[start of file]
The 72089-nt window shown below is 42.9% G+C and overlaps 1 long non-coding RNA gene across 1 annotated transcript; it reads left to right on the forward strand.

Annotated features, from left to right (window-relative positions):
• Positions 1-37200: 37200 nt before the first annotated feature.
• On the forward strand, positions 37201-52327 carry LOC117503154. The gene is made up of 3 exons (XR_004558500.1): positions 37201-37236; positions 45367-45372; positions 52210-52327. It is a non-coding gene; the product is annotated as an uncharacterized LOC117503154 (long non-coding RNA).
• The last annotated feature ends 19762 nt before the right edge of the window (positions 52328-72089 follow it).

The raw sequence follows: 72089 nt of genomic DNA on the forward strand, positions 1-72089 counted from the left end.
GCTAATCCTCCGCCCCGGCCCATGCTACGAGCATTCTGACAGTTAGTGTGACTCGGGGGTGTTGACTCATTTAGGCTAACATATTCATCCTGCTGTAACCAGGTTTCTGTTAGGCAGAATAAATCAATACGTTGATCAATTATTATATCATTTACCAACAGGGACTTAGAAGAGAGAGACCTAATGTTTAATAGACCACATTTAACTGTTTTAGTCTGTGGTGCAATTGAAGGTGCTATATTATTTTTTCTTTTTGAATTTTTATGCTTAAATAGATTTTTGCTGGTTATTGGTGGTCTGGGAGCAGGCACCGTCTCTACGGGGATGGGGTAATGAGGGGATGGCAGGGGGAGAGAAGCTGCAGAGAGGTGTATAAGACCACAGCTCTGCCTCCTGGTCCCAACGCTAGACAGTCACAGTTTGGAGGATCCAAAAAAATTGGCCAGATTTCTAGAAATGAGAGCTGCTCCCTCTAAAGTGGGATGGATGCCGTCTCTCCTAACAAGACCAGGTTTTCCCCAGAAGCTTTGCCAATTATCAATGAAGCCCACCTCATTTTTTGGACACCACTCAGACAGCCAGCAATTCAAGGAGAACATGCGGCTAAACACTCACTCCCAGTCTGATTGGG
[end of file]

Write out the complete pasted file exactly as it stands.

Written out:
The 72089-nt window shown below is 42.9% G+C and overlaps 1 long non-coding RNA gene across 1 annotated transcript; it reads left to right on the forward strand.

Annotated features, from left to right (window-relative positions):
• Positions 1-37200: 37200 nt before the first annotated feature.
• On the forward strand, positions 37201-52327 carry LOC117503154. The gene is made up of 3 exons (XR_004558500.1): positions 37201-37236; positions 45367-45372; positions 52210-52327. It is a non-coding gene; the product is annotated as an uncharacterized LOC117503154 (long non-coding RNA).
• The last annotated feature ends 19762 nt before the right edge of the window (positions 52328-72089 follow it).

The raw sequence follows: 72089 nt of genomic DNA on the forward strand, positions 1-72089 counted from the left end.
GCTAATCCTCCGCCCCGGCCCATGCTACGAGCATTCTGACAGTTAGTGTGACTCGGGGGTGTTGACTCATTTAGGCTAACATATTCATCCTGCTGTAACCAGGTTTCTGTTAGGCAGAATAAATCAATACGTTGATCAATTATTATATCATTTACCAACAGGGACTTAGAAGAGAGAGACCTAATGTTTAATAGACCACATTTAACTGTTTTAGTCTGTGGTGCAATTGAAGGTGCTATATTATTTTTTCTTTTTGAATTTTTATGCTTAAATAGATTTTTGCTGGTTATTGGTGGTCTGGGAGCAGGCACCGTCTCTACGGGGATGGGGTAATGAGGGGATGGCAGGGGGAGAGAAGCTGCAGAGAGGTGTATAAGACCACAGCTCTGCCTCCTGGTCCCAACGCTAGACAGTCACAGTTTGGAGGATCCAAAAAAATTGGCCAGATTTCTAGAAATGAGAGCTGCTCCCTCTAAAGTGGGATGGATGCCGTCTCTCCTAACAAGACCAGGTTTTCCCCAGAAGCTTTGCCAATTATCAATGAAGCCCACCTCATTTTTTGGACACCACTCAGACAGCCAGCAATTCAAGGAGAACATGCGGCTAAACACTCACTCCCAGTCTGATTGGG